'First come, first considered' — Why SGA's Fiscal Affairs Committee only has $12 left from a $70,000 budget

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The email came the Thursday before Spring Break, notifying every organization leader of the Fiscal Affairs committee’s recent reversal of fortune.

“At this point of the year the SGA Fiscal Affairs Committee has allocated $69,988 of it’s $70,000 available, leaving us with a total of $12.00 in our Fiscal Affairs budget,” the email read. “To reiterate, we only have $12.00 left for Conference and Lodging and Special Funding requests.”

Austin Harrison, the chair of the SGA Fiscal Affairs committee and author of that email and a candidate in the running for SGA president, said that this year’s funding situation is an “anomaly.”

SGA receives $154,650 from the Board of Appropriations (BOA) every year. Within that, the Fiscal Affairs Committee has control  of $70,000, which it allocates towards Conference and Lodging requests, Bear Grants, and Special Funding.

All of that money comes from the Student Activity Fee that’s attached to Mercer’s tuition. The money is allocated by the Board of Appropriations to different groups on campus like Mercer Maniacs, Quadworks, etc. SGA gets a portion of that.

“Because it’s the student activities fee, every student puts into that pool, so we’re trying to find ways that can benefit the entire student body, and it’s not individual students benefiting from a collective pool,” Harrison said.

Bear Grants take up the largest chunk of that committee’s budget. In the beginning of each school year, they give out $40,000 worth of funding for individual organizations on campus. This process of allocation is a long one. For two to three weeks in September, the Fiscal Affairs committee meets with all of the organizations to go over their applications for funding. If they’re approved,the groups are funded by early to mid October.

That money is meant to last an organization for the entire year.

The other two types of funding — Conference and Lodging requests and Special Funding — are more variable. They’re granted on a “first come, first considered” basis, Harrison said, and the Fiscal Affairs committee considers them on a rolling basis, one at a time.

The Fiscal Affairs committee acts as a filter for all of these appeals before they are brought before the whole senate, to ensure that the senate doesn’t have to spend time questioning whether or not a request is in line with the constitution’s requirements.

For SGA as a body, competitions and presentations take priority.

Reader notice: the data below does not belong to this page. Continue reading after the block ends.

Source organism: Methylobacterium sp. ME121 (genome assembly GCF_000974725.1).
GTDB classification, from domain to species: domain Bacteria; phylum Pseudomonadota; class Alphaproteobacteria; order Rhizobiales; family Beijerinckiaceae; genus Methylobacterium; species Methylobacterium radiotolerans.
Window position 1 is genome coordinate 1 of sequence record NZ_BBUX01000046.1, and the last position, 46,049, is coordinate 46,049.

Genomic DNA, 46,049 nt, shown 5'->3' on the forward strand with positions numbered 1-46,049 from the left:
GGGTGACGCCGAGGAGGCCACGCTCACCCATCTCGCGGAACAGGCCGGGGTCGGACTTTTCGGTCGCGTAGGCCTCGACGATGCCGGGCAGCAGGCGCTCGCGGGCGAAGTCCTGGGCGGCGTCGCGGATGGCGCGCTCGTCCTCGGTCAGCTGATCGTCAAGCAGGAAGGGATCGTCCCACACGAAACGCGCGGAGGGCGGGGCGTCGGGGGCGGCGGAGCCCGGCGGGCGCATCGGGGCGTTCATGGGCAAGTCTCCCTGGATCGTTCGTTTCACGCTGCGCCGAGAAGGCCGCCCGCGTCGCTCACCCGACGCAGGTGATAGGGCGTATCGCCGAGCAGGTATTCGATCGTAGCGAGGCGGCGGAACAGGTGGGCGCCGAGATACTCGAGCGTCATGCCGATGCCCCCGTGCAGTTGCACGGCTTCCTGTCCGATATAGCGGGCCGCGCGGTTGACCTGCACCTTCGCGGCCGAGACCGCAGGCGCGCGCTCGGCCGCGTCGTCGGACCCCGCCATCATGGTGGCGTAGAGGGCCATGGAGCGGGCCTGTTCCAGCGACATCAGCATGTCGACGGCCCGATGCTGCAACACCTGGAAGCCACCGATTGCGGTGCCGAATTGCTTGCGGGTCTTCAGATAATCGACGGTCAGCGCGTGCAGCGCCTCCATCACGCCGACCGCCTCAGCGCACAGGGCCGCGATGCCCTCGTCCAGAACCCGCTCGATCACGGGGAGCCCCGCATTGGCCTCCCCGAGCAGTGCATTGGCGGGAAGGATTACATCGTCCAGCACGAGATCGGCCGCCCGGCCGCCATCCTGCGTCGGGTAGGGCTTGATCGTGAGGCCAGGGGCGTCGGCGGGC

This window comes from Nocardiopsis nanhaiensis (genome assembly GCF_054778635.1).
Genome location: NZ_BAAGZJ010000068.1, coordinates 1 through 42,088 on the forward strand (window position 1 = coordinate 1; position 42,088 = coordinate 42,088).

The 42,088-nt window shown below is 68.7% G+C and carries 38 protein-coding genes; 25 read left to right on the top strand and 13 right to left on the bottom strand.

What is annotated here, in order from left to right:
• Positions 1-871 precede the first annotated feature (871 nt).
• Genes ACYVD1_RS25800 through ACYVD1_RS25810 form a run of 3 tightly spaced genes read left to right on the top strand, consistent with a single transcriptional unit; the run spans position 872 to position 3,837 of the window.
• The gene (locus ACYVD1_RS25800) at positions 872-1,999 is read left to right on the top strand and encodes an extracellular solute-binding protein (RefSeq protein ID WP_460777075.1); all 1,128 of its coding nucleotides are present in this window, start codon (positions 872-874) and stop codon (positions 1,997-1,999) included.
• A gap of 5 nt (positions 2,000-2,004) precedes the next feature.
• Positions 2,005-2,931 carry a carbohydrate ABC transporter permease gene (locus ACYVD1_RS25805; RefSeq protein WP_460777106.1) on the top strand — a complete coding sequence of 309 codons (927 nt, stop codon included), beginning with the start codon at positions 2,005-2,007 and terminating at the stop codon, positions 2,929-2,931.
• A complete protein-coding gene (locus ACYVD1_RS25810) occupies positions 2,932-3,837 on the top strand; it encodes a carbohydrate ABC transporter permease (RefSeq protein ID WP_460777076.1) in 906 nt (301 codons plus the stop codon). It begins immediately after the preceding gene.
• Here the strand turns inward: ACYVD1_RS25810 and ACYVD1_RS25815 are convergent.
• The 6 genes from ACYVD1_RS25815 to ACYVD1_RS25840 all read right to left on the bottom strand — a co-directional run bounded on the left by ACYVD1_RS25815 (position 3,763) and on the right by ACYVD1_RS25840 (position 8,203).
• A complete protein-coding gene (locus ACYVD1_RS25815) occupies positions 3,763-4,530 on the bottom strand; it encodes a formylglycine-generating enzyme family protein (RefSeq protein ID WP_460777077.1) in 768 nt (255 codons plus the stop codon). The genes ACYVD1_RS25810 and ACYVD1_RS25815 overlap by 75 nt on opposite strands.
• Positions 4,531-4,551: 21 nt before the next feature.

“We really love events that the whole student body can benefit from,” Harrison said. “Either… You’re making Mercer look good by presenting or competing, or you’re getting educated in some form or fashion to come back and bring it back to campus and make the campus better.”

Events like that tipped the scales this year, Harrison said.

“These are things where they’re going and they’re representing Mercer students,” he said. “[They’re] elevating Mercer in different levels and different areas that we haven’t been elevated in in the past. So, it’s a good problem to have, because it just speaks to our organizations and how well they’re doing, nationally… But, you can’t go on those trips for free.”

The kind of prestigious invitation that some groups have received isn’t something you can plan on, and when Fiscal Affairs presented those requests to the full senate, SGA agreed to help the organizations with their expenses.

As a result, Fiscal Affairs found themselves with two months left in the academic year and only $12 left in their pocket.

Currently, the committee has two requests for funding on the table that were placed after the final large sum was allocated and before the email went out to organization heads to notify them that the well had run dry.

Fiscal Affairs is searching for alternative ways of helping those organizations, Harrison said, as well as those requests that may come in the next month and a half. He is still encouraging students to utilize SGA as a resource that can connect them with other funding sources.

Looking forward, the Fiscal Affairs committee is applying for more funding from the Board of Appropriations in the next academic year and is also exploring how they can change the constitution to reflect their funding priorities.

“I don’t think [the funding process] will change very much from a student organization perspective, just more from our end,” he said. “We’re going to look at [requests] closer and with more of a fine-toothed comb than we have in the past, but I don’t really think that any groups are going to really be affected by it.”

Until that increase in funding comes, however, the Fiscal Affairs committee is limited in what they can do for students.

“We still want to be as much of a help as we can,” Harrison said. “We just can’t be as direct of assistance as we once were.”

 

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